To identify the effect of allometric scaling on the relationship between running efficiency (REff) and middle-distancerunning performance according to performance level.
Thirteen male recreational middle-distance runners (mean ± SD age 33.3 ± 8.4 y, body mass 76.4 ± 8.6 kg, maximal oxygen uptake [VO2max] 52.8 ± 4.6 mL · kg−1 · min−1; G1) and 13 male high-level middle-distance runners (age 25.5 ± 4.2 y, body mass 62.8 ± 2.7 kg, VO2max 70.4 ± 1.9 mL · kg−1 · min−1; G2) performed a continuous incremental test to volitional exhaustion to determine VO2max and a 6-min submaximal running test at 70% of VO2max to assess REff.
Significant correlation between REff and performance were found for both groups; however, the strongest correlations were observed in recreational runners, especially when using the allometric exponent (respectively for G1, nonallometric vs allometric scaling: r = .80 vs r = .86; and for G2, nonallometric vs allometric scaling: r = .55 vs r = .50).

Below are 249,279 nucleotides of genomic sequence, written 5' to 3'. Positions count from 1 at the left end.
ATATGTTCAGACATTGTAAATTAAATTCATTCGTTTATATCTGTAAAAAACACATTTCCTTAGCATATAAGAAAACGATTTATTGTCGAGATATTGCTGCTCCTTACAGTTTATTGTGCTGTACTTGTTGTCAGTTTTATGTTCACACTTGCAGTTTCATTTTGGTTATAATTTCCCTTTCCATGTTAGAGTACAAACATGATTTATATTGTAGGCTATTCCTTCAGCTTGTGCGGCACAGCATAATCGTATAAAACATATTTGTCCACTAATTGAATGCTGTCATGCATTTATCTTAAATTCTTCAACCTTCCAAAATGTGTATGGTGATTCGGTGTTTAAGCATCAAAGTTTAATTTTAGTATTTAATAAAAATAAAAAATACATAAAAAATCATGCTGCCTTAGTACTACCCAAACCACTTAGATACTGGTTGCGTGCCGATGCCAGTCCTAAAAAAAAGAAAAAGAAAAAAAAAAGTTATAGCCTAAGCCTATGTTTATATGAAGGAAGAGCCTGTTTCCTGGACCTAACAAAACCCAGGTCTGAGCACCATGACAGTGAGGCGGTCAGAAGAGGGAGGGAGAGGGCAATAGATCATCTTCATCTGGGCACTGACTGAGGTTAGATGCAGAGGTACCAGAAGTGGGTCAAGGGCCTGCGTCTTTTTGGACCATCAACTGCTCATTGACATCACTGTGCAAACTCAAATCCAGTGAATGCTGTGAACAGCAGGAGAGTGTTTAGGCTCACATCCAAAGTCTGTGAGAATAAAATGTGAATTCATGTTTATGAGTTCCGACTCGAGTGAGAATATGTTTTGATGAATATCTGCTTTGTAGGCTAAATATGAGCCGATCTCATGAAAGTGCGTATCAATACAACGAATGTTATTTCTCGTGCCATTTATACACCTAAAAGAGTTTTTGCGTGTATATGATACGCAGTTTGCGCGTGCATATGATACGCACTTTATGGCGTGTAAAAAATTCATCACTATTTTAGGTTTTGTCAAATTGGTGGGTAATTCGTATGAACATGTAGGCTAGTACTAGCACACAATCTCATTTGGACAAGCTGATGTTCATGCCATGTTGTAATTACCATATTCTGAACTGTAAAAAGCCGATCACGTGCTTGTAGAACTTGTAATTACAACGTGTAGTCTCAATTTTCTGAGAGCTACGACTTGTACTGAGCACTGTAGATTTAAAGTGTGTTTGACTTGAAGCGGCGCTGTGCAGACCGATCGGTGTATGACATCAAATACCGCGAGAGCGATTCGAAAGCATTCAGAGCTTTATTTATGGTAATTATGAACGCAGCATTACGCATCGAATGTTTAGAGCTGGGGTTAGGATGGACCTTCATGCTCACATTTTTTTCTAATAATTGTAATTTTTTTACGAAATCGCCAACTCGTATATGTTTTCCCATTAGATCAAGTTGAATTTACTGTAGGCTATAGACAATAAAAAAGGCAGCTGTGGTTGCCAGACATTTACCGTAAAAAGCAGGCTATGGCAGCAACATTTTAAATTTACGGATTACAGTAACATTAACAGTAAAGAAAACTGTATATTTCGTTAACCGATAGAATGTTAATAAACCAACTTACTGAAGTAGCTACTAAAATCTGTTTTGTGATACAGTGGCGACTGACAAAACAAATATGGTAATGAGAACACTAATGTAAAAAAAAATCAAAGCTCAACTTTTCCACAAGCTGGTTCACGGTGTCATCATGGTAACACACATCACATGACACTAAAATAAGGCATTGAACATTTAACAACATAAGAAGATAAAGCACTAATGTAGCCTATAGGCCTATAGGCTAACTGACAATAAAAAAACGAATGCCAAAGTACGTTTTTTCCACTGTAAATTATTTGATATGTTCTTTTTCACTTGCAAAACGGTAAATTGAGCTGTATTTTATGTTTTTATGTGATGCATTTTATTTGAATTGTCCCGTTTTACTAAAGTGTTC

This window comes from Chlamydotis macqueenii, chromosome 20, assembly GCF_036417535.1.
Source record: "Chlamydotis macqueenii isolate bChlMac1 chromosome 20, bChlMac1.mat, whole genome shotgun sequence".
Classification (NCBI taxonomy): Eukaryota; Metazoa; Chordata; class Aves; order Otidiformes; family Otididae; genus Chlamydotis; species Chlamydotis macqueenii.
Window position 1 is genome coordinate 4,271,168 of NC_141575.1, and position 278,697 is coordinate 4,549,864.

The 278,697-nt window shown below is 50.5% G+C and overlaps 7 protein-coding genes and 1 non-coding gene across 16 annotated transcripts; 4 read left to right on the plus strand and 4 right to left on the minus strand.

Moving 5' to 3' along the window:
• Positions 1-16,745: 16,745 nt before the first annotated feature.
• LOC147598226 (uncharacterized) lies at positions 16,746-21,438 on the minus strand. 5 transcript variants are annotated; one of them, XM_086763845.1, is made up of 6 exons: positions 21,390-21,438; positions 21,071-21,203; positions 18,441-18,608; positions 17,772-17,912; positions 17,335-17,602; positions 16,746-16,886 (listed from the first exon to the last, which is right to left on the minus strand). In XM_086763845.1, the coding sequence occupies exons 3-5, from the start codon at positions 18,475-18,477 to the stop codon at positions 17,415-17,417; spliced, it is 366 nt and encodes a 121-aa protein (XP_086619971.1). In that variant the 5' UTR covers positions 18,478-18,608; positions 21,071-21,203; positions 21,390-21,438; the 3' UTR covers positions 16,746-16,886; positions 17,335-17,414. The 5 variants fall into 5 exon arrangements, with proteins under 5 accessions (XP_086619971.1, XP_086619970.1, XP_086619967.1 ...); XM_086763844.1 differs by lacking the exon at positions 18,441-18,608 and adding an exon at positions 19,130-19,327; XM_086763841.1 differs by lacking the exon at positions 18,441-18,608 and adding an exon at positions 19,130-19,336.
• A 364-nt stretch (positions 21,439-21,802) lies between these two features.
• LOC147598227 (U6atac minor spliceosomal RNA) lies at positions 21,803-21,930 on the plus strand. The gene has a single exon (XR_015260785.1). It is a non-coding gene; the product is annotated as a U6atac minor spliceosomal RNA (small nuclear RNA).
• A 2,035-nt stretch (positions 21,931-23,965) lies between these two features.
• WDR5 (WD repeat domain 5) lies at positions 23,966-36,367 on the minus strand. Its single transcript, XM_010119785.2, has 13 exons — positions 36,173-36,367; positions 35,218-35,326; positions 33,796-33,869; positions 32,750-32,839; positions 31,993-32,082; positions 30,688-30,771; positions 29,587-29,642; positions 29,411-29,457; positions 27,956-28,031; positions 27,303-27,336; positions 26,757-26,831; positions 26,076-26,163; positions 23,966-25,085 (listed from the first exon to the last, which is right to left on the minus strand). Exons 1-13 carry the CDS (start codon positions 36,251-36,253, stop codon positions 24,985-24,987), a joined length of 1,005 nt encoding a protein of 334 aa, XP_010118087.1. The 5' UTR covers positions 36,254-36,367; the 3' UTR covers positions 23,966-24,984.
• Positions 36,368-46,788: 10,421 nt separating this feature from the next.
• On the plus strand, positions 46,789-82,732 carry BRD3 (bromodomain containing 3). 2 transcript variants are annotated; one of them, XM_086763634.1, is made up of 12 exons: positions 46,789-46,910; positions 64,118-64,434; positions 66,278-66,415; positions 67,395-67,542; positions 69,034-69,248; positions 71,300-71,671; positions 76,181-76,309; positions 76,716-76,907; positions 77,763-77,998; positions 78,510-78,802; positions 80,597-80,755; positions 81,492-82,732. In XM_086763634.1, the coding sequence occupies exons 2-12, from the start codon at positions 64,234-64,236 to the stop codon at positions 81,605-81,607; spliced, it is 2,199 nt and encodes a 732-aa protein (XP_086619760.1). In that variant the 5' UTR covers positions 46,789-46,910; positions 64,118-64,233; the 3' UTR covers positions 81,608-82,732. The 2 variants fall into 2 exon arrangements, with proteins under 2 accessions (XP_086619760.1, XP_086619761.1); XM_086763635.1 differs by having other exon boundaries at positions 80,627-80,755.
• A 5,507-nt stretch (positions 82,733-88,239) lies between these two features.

These results indicate that an allometric normalization may improve endurance-performance prediction from REff values in recreational, but not in elite, runners.
Tartaruga and Peyré-Tartaruga are with the Physical Education School, Federal University of Rio Grande do Sul, Porto Alegre, Brazil. Mota is with the School of Physical Education, Federal University of Santa Maria, Santa Maria, Brazil. Brisswalter is with the Human Motricity Laboratory of Sport Health Education, University of Nice Sophia Antipolis, Nice, France. Address author correspondence to Marcus Tartaruga at firstname.lastname@example.org.